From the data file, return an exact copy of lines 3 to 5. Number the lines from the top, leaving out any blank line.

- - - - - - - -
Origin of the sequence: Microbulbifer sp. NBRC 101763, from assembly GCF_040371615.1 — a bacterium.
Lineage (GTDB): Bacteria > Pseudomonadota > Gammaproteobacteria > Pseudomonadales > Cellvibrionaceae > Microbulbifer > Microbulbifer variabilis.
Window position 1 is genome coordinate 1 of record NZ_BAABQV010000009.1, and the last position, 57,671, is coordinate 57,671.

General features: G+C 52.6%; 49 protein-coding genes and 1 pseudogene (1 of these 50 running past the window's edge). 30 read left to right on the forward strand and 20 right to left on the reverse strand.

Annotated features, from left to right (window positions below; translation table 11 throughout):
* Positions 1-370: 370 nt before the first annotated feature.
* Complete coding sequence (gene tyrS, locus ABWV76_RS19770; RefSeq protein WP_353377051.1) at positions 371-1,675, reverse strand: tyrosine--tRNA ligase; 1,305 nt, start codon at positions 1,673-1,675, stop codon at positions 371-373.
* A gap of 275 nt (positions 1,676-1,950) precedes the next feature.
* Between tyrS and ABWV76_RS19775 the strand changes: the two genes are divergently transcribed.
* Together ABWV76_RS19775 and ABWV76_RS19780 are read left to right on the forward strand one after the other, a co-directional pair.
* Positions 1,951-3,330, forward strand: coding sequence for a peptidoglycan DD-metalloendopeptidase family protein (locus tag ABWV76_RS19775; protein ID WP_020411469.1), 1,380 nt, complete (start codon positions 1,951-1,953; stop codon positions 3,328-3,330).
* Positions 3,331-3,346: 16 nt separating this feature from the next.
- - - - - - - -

Window position 1 is genome coordinate 1 of record NZ_BAABQV010000009.1, and the last position, 57,671, is coordinate 57,671.

General features: G+C 52.6%; 49 protein-coding genes and 1 pseudogene (1 of these 50 running past the window's edge). 30 read left to right on the forward strand and 20 right to left on the reverse strand.

Annotated features, from left to right (window positions below; translation table 11 throughout):